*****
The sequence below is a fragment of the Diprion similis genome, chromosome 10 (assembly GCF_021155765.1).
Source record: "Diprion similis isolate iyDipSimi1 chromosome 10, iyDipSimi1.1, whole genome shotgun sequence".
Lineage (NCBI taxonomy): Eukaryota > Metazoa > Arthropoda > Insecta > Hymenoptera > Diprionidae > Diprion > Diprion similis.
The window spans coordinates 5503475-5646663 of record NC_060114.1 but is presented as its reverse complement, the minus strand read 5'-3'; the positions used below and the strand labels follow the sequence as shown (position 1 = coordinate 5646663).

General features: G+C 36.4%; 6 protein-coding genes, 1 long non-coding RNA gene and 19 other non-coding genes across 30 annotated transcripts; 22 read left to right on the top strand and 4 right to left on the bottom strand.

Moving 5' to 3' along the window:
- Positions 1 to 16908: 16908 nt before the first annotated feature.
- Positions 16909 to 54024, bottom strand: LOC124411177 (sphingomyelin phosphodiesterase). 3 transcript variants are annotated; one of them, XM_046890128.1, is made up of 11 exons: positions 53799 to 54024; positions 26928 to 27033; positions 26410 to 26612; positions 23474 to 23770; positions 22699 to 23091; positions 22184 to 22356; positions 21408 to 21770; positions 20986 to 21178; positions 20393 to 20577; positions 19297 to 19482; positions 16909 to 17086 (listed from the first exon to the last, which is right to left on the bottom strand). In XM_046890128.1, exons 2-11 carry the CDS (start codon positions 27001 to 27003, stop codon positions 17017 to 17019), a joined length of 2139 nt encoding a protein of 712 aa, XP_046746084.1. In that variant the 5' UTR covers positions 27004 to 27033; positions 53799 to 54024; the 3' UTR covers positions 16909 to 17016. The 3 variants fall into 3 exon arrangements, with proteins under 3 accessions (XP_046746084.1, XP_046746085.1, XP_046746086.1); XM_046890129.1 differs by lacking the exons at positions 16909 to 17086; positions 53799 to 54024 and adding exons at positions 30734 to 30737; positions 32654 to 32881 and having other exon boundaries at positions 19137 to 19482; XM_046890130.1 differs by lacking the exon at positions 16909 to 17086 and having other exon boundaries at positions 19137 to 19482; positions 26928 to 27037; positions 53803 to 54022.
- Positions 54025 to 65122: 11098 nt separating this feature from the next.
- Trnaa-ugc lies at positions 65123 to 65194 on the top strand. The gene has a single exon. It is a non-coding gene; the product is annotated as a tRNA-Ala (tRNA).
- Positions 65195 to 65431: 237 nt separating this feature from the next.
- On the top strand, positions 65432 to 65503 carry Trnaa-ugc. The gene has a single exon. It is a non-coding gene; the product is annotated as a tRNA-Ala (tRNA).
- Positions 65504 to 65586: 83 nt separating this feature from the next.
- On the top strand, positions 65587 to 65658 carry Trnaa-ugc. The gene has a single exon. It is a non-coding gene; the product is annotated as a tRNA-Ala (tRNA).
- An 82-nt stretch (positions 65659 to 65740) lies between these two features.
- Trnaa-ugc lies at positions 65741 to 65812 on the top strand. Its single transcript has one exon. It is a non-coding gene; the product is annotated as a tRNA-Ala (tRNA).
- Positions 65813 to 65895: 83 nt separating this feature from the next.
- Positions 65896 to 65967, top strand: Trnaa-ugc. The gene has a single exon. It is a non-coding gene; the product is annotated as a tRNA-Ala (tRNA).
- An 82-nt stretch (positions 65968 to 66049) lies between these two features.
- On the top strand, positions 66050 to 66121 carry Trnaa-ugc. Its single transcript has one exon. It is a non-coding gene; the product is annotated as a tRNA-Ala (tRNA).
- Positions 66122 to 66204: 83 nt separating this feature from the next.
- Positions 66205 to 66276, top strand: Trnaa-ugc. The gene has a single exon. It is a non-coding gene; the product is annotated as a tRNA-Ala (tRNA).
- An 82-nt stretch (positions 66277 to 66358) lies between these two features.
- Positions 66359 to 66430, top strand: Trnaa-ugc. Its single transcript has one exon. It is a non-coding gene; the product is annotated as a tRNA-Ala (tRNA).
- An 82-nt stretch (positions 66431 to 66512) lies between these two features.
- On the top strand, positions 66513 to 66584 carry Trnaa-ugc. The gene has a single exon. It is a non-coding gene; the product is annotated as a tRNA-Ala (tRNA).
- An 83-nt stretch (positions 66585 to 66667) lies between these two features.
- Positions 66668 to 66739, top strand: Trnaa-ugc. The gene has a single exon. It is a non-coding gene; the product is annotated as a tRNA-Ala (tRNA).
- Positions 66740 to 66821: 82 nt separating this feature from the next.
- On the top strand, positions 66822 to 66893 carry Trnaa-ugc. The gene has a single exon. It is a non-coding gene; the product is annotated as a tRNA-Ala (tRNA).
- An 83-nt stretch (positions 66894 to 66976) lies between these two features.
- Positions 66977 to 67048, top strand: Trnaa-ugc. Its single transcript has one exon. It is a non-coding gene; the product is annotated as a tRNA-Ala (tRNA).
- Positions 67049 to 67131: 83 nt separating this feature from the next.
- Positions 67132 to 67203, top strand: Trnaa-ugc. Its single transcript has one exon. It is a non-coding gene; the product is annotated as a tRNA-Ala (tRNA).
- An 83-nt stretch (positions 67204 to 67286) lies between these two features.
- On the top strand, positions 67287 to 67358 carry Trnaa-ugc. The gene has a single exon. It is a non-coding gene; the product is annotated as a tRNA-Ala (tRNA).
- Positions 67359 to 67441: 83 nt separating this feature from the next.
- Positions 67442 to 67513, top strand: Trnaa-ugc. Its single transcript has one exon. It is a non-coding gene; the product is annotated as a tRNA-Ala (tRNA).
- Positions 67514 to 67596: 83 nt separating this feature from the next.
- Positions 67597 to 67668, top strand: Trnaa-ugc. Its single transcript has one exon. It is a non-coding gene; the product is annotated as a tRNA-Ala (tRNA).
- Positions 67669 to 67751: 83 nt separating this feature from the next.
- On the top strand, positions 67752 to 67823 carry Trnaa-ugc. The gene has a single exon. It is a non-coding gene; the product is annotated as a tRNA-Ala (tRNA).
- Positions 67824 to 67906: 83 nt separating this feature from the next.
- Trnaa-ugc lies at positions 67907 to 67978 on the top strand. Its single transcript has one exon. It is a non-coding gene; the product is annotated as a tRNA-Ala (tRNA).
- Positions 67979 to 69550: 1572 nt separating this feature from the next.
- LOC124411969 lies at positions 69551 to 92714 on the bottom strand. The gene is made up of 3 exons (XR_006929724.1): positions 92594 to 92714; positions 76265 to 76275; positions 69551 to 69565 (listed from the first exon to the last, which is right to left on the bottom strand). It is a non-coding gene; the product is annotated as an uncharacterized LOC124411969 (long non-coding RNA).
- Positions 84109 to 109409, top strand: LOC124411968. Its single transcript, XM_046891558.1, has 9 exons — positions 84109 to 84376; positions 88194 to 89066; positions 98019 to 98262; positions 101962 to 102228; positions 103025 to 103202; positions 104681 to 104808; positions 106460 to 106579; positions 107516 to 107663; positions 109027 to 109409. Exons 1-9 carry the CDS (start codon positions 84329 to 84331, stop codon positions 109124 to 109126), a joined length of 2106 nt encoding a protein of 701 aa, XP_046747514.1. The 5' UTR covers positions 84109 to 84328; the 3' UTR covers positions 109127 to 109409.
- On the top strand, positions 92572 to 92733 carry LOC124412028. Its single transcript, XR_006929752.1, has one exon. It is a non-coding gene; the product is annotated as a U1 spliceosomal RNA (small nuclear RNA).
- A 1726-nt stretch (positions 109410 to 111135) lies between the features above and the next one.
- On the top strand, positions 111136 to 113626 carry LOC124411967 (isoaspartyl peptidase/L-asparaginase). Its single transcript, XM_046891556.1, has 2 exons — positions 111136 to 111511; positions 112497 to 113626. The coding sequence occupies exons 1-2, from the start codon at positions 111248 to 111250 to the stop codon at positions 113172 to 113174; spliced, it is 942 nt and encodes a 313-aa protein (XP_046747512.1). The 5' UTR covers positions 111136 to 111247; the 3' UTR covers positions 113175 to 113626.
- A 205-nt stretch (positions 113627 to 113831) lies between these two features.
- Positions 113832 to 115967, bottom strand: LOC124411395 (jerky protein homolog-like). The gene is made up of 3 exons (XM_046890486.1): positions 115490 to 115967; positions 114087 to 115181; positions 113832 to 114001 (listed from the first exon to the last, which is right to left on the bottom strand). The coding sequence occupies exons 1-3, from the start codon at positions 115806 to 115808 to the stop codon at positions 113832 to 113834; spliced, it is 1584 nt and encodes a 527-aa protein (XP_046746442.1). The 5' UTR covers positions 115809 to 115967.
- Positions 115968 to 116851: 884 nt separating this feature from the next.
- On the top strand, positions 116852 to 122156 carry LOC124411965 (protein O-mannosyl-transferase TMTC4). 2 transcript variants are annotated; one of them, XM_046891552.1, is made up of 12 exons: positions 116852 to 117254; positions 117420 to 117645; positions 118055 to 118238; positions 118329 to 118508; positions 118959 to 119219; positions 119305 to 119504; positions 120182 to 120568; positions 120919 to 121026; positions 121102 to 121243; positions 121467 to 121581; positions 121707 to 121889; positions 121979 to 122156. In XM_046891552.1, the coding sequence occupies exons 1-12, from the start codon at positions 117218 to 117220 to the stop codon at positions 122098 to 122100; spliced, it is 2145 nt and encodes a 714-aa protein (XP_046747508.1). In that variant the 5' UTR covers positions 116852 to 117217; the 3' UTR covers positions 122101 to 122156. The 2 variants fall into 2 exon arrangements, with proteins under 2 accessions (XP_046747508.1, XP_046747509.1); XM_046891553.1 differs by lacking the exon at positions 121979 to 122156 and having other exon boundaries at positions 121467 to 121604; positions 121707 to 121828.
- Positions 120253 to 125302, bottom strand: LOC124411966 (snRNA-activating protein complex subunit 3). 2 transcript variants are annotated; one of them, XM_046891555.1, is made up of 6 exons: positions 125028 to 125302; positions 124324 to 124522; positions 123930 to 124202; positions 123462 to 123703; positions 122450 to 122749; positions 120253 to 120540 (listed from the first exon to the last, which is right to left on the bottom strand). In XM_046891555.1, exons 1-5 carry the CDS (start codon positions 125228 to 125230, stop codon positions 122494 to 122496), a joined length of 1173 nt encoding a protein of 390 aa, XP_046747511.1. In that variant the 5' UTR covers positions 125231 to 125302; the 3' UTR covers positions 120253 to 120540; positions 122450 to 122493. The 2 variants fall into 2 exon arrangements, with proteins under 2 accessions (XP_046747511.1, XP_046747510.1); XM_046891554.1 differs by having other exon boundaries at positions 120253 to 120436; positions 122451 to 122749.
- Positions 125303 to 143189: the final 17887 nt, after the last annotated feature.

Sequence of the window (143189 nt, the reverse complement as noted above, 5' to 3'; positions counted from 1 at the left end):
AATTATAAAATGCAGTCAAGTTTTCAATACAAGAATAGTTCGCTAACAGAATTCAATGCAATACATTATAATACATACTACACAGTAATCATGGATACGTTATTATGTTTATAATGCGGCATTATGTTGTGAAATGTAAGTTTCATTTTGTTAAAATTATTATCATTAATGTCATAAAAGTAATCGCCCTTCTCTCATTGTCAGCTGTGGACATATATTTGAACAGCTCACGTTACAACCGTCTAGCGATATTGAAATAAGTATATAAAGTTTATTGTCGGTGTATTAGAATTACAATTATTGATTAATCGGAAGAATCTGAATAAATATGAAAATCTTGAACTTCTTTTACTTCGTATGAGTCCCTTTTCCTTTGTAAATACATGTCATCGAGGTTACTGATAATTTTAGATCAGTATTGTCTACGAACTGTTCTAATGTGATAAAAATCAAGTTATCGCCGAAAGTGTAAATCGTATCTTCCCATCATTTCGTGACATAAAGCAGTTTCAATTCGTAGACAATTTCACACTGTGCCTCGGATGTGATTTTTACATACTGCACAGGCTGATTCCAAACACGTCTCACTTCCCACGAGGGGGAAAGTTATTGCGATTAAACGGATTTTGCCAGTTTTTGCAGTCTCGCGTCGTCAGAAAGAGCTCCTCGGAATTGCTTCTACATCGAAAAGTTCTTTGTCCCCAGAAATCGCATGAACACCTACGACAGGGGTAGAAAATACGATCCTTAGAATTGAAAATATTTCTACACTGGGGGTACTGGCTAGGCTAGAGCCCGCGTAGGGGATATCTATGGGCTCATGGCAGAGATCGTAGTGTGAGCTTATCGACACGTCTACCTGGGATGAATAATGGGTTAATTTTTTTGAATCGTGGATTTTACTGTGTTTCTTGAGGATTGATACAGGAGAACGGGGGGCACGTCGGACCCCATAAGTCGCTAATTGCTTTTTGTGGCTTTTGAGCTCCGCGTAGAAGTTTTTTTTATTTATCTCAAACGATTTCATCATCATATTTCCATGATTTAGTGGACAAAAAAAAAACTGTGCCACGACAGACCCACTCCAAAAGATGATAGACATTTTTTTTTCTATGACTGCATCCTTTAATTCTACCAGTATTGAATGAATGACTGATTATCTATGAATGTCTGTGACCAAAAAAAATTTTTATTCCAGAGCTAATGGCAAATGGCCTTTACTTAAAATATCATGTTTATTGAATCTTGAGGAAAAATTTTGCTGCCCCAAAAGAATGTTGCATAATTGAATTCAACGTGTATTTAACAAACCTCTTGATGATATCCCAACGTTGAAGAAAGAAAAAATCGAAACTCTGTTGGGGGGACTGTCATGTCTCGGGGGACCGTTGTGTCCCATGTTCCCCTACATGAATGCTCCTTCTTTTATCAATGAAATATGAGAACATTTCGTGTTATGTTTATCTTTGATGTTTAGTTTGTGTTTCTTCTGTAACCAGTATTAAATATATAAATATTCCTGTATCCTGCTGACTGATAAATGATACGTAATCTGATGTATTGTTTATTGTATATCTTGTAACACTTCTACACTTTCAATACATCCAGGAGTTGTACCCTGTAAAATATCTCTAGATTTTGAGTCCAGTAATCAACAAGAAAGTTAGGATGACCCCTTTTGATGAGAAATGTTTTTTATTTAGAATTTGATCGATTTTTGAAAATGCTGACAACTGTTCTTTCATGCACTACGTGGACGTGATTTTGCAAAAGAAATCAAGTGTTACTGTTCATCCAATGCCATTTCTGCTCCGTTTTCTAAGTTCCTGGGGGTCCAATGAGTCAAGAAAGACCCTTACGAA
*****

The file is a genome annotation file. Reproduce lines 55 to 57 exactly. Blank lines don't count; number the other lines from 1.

- Positions 120253 to 125302, bottom strand: LOC124411966 (snRNA-activating protein complex subunit 3). 2 transcript variants are annotated; one of them, XM_046891555.1, is made up of 6 exons: positions 125028 to 125302; positions 124324 to 124522; positions 123930 to 124202; positions 123462 to 123703; positions 122450 to 122749; positions 120253 to 120540 (listed from the first exon to the last, which is right to left on the bottom strand). In XM_046891555.1, exons 1-5 carry the CDS (start codon positions 125228 to 125230, stop codon positions 122494 to 122496), a joined length of 1173 nt encoding a protein of 390 aa, XP_046747511.1. In that variant the 5' UTR covers positions 125231 to 125302; the 3' UTR covers positions 120253 to 120540; positions 122450 to 122493. The 2 variants fall into 2 exon arrangements, with proteins under 2 accessions (XP_046747511.1, XP_046747510.1); XM_046891554.1 differs by having other exon boundaries at positions 120253 to 120436; positions 122451 to 122749.
- Positions 125303 to 143189: the final 17887 nt, after the last annotated feature.

Sequence of the window (143189 nt, the reverse complement as noted above, 5' to 3'; positions counted from 1 at the left end):